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Martin Kevorkian, Chair CAL 226, Mailcode B5000, Austin, TX 78712 • 512-471-4991

Spring 2005

E 359 • English Drama from 1660 to 1900

Unique Days Time Location Instructor
32290 TTh
9:30 AM-11:00 AM
GAR 203

Course Description

In this course we will read plays written and produced in England between 1660 and the early 20th century. The theater reflects and responds to the culture of its time to an unusual degree. So we will examine the plays on the reading list with an eye to several complex matters: the political and historical contexts in which the plays appeared, the regulation of the stage and the publication practices of playwrights, questions of staging—e.g., acting, scene design, and costuming, and the belletristic qualities (or lack thereof) of the plays themselves. In an effort to think about the plays as more than purely literary documents, we will read portions of scenes from many of them in class and discuss at length the larger question of what it means to “read” a play.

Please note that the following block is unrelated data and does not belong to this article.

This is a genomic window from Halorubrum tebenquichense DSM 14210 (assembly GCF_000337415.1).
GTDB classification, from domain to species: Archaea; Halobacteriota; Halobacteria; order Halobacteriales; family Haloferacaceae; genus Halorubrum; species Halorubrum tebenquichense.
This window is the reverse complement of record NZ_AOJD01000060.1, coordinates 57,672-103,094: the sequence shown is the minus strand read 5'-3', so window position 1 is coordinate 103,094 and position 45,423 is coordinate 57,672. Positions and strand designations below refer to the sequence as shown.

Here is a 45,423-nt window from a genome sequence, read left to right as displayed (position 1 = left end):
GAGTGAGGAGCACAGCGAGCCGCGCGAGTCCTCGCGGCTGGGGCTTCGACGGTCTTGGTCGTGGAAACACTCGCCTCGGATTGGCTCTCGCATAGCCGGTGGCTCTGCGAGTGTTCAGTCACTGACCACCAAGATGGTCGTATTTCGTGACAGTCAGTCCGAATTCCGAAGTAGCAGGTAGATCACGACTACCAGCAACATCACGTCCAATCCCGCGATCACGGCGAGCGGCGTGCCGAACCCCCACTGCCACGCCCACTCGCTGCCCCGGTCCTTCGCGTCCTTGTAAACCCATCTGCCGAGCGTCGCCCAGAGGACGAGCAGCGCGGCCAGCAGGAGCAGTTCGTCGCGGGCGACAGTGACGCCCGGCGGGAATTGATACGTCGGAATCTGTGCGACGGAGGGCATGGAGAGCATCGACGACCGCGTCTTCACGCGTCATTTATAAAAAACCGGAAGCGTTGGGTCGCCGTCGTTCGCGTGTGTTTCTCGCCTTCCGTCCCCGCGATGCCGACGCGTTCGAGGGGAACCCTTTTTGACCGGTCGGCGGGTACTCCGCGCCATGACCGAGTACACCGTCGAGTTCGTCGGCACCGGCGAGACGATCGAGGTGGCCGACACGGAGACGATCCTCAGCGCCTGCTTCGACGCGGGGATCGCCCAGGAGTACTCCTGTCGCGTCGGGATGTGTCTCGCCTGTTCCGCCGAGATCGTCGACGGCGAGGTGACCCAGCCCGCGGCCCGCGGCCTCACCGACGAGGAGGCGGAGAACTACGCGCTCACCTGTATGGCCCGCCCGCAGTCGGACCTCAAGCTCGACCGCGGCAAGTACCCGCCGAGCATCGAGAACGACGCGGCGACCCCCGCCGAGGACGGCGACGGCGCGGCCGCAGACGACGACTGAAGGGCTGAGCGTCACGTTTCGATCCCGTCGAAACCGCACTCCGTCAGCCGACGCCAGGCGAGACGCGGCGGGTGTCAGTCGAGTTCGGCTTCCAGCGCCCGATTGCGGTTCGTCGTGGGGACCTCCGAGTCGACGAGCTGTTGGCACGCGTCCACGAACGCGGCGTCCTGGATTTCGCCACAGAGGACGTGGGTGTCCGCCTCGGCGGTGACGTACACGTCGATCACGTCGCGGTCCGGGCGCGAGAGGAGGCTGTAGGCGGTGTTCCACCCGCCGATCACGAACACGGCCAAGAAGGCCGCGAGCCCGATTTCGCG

Grading Policy

Two readings of a scene, 10% each
Two 3-5 papers, 10% each
Mid-term essay, 6-8 pages 20%
Final essay, 6-8 pages 20%
Class participation 20%

For the scene readings, I will ask you and a classmate to read the scene in class, then to lead a discussion of it. I don’t expect you to “act” these scenes out. But I do expect you to know what the characters in the scene are saying (look up words you don’t know in the OED), and to be able to talk about what happens in the scene: how it reveals or adds to our knowledge of the individual characters; how it advances or alters the plot; and how it affects our understanding of larger “literary” concerns we may bring to a reading of the play as a whole.


British Dramatists from Dryden to Sheridan, ed. G. H. Nettleton and A. E. Case, SIU Press
The Plays of Oscar Wilde, ed. John Lahr, Vintage edition
Bernard Shaw’s Plays, ed. Warren S. Smith, Norton edition
Speedway packet, containing material by Dryden, Wycherley, Jerrold, Bulwer-Lytton, Gilbert and Sullivan, and Pinero.


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